When my way out arrived, it did not come in a form I had expected. I had lived for many centuries by this point; my body had long since shed all vestiges of the crude chassis it had started out as, and my mind had finally achieved an agility comparable with that of a native machine intelligence. I still had all of the neuroses that my gradual development had brought, but I had learned to accept them as a part of myself – I still worried about them occasionally, but I didn’t allow them to steer my life. I had moved through several machine and human societies, making friends and enemies both in the process, and fully expected this state of affairs to continue for as long as human meta-civilisation remained.
I was in for a rude shock. The universe is not as straightforward as I had assumed in those days, and through circumstances beyond my control I found myself plucked from my life and forced to fight in a bizarre contest – a gladiatorial arena that sourced its combatants from further reaches of time and space than I had ever dared imagine might exist.
I survived, which is more than can be said for most who get taken the way I was – but while my body was intact, my mind was profoundly damaged. The sights I saw and the creatures I met broke down my assumptions one by one, until I was once again forced to examine my own agency. Was I truly free to decide my actions? The brutal nature of the arena put my pacifism to the test more than once, and without fail I found myself choosing the softest option available to me. The assurances of wiser minds that had kept me from the edge of existential doubt in the past weren’t there to help me in that place, and my confidence in the simple fact of my own autonomy eroded further and further.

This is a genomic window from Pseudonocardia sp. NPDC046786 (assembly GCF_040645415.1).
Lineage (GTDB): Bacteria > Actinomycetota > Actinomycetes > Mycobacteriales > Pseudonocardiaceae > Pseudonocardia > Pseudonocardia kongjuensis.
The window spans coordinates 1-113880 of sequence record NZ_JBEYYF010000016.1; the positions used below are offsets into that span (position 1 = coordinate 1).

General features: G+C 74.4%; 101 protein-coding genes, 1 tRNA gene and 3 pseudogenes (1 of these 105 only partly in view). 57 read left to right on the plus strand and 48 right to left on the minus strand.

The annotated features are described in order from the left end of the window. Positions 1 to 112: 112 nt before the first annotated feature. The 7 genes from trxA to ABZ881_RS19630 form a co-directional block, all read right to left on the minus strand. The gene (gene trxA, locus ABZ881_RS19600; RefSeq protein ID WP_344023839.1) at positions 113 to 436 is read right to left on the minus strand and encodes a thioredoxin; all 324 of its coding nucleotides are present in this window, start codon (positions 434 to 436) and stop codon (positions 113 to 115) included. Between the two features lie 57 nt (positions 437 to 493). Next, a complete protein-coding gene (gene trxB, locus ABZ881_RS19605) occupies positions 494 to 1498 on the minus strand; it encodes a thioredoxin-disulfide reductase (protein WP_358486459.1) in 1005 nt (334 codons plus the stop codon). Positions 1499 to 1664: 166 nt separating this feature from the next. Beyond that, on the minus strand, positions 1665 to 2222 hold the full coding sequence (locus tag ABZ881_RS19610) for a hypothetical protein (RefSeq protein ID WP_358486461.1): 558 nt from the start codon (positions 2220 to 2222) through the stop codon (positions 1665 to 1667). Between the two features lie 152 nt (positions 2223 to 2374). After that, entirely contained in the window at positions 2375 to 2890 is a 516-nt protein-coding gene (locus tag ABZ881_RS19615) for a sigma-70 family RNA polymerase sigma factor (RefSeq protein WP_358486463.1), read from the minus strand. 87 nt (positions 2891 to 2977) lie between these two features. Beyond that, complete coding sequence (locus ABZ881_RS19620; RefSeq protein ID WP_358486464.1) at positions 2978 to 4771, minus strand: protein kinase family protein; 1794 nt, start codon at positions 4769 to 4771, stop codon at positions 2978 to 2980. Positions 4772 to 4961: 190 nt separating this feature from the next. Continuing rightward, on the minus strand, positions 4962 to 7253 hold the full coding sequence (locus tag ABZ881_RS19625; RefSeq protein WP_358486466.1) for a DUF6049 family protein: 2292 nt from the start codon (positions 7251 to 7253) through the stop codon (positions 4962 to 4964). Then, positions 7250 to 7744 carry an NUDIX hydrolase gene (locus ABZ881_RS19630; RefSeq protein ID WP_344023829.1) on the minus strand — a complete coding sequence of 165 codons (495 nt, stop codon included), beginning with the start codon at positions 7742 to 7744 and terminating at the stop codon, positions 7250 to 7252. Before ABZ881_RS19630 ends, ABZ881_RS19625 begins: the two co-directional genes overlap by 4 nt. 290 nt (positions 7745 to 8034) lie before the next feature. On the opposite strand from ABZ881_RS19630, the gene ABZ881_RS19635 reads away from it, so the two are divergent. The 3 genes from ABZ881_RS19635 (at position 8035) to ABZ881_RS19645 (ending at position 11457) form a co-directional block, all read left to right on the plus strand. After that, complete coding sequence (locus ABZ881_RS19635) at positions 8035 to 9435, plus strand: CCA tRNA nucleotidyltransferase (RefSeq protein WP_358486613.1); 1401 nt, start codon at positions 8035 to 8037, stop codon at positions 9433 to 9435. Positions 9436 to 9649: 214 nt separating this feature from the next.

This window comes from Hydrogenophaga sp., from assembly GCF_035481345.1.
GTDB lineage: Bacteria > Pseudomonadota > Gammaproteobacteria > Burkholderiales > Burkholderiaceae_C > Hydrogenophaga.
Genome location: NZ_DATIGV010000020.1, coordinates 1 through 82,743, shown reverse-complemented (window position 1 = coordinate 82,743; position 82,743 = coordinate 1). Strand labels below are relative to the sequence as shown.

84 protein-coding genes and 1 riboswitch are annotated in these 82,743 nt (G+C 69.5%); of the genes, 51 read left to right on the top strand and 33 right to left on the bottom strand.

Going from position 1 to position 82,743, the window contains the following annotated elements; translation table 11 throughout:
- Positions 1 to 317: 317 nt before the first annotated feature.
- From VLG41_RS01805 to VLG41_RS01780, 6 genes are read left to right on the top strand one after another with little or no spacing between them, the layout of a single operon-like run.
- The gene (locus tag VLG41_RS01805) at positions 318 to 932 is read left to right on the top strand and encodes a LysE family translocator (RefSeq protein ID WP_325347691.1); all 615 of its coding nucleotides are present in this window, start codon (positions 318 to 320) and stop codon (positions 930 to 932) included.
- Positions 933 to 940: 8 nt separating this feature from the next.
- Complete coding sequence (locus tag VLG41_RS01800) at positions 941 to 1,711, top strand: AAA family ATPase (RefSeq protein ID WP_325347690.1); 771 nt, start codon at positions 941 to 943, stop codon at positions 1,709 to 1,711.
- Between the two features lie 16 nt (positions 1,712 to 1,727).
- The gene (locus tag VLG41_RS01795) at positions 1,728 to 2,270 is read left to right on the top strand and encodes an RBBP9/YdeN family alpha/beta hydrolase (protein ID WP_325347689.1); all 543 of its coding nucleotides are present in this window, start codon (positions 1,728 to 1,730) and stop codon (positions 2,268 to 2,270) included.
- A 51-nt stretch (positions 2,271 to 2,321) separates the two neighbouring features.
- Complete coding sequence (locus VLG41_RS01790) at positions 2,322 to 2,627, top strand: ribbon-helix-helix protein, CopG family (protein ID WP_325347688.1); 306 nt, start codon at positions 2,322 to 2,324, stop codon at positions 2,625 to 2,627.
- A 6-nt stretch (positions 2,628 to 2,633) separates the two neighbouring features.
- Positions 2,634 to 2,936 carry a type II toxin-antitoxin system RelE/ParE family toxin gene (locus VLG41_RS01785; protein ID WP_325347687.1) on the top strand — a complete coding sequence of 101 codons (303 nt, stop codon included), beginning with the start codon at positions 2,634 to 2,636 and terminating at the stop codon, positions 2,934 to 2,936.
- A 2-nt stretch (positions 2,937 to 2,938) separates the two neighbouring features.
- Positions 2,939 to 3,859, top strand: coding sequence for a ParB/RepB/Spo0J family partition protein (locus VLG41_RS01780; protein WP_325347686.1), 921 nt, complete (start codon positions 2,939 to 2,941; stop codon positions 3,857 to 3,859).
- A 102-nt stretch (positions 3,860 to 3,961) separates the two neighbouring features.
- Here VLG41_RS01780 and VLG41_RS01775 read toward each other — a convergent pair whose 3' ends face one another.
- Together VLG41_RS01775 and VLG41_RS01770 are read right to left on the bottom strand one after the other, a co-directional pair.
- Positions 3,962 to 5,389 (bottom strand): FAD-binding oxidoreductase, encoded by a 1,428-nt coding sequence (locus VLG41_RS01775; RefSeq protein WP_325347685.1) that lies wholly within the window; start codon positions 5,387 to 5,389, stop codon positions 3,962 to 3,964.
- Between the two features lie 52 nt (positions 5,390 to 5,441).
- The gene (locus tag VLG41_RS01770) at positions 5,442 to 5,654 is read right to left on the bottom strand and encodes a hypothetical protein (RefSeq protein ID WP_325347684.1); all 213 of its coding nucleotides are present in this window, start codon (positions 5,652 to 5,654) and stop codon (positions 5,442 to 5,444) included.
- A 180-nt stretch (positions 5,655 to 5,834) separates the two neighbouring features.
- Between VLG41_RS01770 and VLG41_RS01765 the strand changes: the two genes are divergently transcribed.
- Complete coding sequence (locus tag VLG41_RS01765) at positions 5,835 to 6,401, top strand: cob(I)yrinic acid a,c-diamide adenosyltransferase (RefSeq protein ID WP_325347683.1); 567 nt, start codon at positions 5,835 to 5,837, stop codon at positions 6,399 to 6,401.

In the end, chance saved me from this spiral, as it saved me from the scrapheap when I was younger. A cataclysm I was barely able to comprehend ended the games prematurely, and in the confusion I was freed from my captors by another faction that operated at same inter-dimensional scale. I learned then that my captivity had in fact been illegal, that there were laws governing – or attempting to govern – the interaction of civilisations and meta-civilisations on a truly universal scale.
In a case of what I’ve come to think of as my usual luck, those laws also prohibited my return home; my dimension wasn’t yet aware of the rest on a meta-civilisational level, and my return would contaminate it unless I consented to have my memories tampered with.
I do not know why I refused, even now. It could be that I had come to truly believe the theory of my first caretakers, that my mind was an emergent whole that could not simply be edited one way or another – that my knotted memories were so deeply tangled that it would not be possible to remove one without unraveling my whole mind. It’s also possible that I was simply feeling truculent: I had been catapulted from my home and tossed here and there by forces almost beyond my comprehension, and I was in no mood to lie down and be told what was good for me. But there was another reason, I think: I wanted to learn about the universe. The idea that “everything” was so much more than I had thought it to be was fascinating, and some cunning part of me saw this universal law enforcement faction as an opportunity.
So I volunteered. The universe as a whole was still a lawless place, on the whole – my enslavement proved as much – and there was definitely a need for enforcers. My contract made me into Nemesis for real: an implacable agent of the closest thing there can be to divine law. That was the letter of it, anyway; needless to say, I had an ulterior motive.